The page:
ST: Seconding Francis, this project has shown us the importance of taking the leap to do fieldwork in a new and challenging environment and the power of teamwork to make this happen. It was a great privilege to meet in person the Syrian families and also to hear from the Jordanian homeowners, some of whom came to Jordan from Palestine as refugees themselves. Despite the gravity of the situation in Syria, I hope that sharing these positive stories can inspire us to go beyond the immediately possible.
*Sponsors for the competition include Cities Alliance, IHC Global, The Wilson Center, The World Bank and USAID
by Karly Kiefer, Rebekah Revello, Judith Hermanson
Habitat III, the global conference on housing and urban development held once every 20 years, just concluded in Quito. The major outcome was the approval of the New Urban Agenda (NUA) which provides a vision and points a direction for urban development over the coming years. IHC Global was an active participant and we want to share with you some of our impressions, let you know about our activities while there, and engage you in our thinking as we move beyond Habitat III to implement the NUA and support Global Goal 11 to create cities that are sustainable, inclusive, resilient and safe.
IHC Global will be pursuing an agenda to advance greater urban equity and equality
Impressions: In shadow of the Andes in northern Ecuador, thousands of people queue up in various lines in El Ejito Park, waiting to enter the Casa de la Cultura Ecuatoriana, the city of Quito’s premier conference venue dedicated to the preservation of culture and dissemination of knowledge. As they wait in line they are surrounded by eccentricities ranging from bamboo houses, to lampposts made with solar lights and recycled plastic bottles—all part of the Habitat III Village, a showcase of the latest urban innovations and solutions staged throughout the city. Inside the venue grounds, old friends and new meet up for coffee or sushi on the lawn to discuss and debate the soon to be passed New Urban Agenda. Ecuadorians mingle with participants from 167 countries in the vast Exhibition tent, where organizations and governments stage their latest urban projects and initiatives, and host outreach events and musical performances. A glance at the schedule on the Habitat III app shows hundreds of events occurring each day—dozens at any given time.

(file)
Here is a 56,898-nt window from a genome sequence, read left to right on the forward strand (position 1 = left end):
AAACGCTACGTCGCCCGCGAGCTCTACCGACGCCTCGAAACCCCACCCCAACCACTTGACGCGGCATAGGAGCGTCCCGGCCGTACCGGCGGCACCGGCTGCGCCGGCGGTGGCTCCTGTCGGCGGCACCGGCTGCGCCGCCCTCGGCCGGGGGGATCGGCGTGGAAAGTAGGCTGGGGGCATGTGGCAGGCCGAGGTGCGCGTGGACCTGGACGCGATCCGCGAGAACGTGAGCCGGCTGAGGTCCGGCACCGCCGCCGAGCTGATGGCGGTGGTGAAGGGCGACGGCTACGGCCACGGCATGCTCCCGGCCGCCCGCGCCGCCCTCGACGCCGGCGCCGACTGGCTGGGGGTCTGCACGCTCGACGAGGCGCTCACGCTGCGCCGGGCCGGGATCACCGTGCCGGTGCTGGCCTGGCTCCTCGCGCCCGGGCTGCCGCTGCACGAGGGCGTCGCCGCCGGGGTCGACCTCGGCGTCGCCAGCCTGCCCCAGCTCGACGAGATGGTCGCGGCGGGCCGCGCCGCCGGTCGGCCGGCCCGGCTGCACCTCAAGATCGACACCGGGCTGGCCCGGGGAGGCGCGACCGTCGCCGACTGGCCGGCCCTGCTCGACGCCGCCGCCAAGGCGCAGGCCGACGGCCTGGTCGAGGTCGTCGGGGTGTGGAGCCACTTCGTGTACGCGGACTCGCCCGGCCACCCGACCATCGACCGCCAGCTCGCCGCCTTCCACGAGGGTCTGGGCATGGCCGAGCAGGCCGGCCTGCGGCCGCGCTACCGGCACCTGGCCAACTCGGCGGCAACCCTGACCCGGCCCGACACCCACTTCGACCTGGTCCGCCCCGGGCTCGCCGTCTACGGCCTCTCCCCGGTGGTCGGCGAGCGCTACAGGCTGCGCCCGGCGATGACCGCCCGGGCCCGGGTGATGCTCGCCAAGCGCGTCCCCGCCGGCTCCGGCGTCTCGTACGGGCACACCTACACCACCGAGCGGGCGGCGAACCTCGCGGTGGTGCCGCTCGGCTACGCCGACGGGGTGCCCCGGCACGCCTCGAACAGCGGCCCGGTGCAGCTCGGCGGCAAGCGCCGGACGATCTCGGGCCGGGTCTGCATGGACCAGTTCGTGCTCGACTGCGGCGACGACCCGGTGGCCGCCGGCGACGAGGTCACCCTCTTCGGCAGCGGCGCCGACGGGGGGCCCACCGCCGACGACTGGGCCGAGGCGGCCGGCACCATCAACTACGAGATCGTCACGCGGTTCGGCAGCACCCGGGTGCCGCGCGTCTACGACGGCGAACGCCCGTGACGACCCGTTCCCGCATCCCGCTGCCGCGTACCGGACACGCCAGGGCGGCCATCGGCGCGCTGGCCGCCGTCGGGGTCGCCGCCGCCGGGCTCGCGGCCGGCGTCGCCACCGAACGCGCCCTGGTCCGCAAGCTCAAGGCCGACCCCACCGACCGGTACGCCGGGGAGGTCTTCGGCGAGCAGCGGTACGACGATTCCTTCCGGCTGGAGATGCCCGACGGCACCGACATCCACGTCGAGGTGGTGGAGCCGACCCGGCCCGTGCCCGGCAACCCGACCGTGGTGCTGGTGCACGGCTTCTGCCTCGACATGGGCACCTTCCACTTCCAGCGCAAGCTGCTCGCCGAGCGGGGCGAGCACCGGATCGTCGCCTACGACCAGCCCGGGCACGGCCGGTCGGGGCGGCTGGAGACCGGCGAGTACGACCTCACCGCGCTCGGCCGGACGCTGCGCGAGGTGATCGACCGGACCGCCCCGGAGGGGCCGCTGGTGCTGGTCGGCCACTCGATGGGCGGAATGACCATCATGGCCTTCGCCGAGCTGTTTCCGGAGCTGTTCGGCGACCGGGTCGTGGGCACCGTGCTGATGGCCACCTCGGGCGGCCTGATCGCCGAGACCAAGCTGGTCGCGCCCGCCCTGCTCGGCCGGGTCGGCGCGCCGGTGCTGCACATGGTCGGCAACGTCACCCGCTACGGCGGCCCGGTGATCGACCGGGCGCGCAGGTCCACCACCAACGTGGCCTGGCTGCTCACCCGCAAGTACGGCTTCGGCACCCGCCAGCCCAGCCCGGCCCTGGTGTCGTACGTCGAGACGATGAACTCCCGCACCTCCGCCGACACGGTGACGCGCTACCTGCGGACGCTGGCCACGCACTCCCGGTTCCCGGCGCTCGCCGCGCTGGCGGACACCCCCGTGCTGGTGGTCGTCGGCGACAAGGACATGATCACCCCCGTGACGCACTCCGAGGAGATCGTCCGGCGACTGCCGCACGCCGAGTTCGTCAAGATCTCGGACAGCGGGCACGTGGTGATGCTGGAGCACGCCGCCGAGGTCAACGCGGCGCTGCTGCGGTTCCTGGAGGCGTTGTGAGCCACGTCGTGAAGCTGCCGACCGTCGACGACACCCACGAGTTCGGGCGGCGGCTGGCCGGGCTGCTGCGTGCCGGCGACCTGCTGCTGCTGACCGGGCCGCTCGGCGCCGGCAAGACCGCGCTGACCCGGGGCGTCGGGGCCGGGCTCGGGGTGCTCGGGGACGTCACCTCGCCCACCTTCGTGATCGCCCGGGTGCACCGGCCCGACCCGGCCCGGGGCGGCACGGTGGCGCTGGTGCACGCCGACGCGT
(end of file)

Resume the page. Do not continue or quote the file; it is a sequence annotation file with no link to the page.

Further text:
Thirty thousand people gathered in Quito from October 17-20 for the Habitat III conference. After a near two-year process of drafting and revising, the New Urban Agenda (NUA) was adopted by nearly 170 countries. Notable in the lead up to the NUA was the inclusion of civil society in the negotiations—a platform known as the General Assembly of Partners (GAP) was created in order to enable the participation of non-governmental partners, broken into fifteen “Constituent Groups” including grassroots organizations, children and youth, and research and academia. In addition, multiple online and offline platforms, official and unofficial events, and mechanisms for public comment were enabled in order to sustain a truly participatory process in the drafting of the NUA and the lead up to Habitat III.
IHC Global Engagement with Habitat III: IHC Global was a key supporter of Global Goal 11 and has been engaged in the dialogue and drafting process for the New Urban Agenda, including participating in PrepComm 2 as a member of the GAP’s Civil Society Constituent Group. We have been active in many lead up events, including an Open Forum held in May, as well as keeping our members informed. IHC Global is also a Lead Partner with the World Urban Campaign. Our delegation, which included IHC Global staff, Board members and senior advisors, was accorded special accreditation, and maintained a very active and robust presence throughout the conference.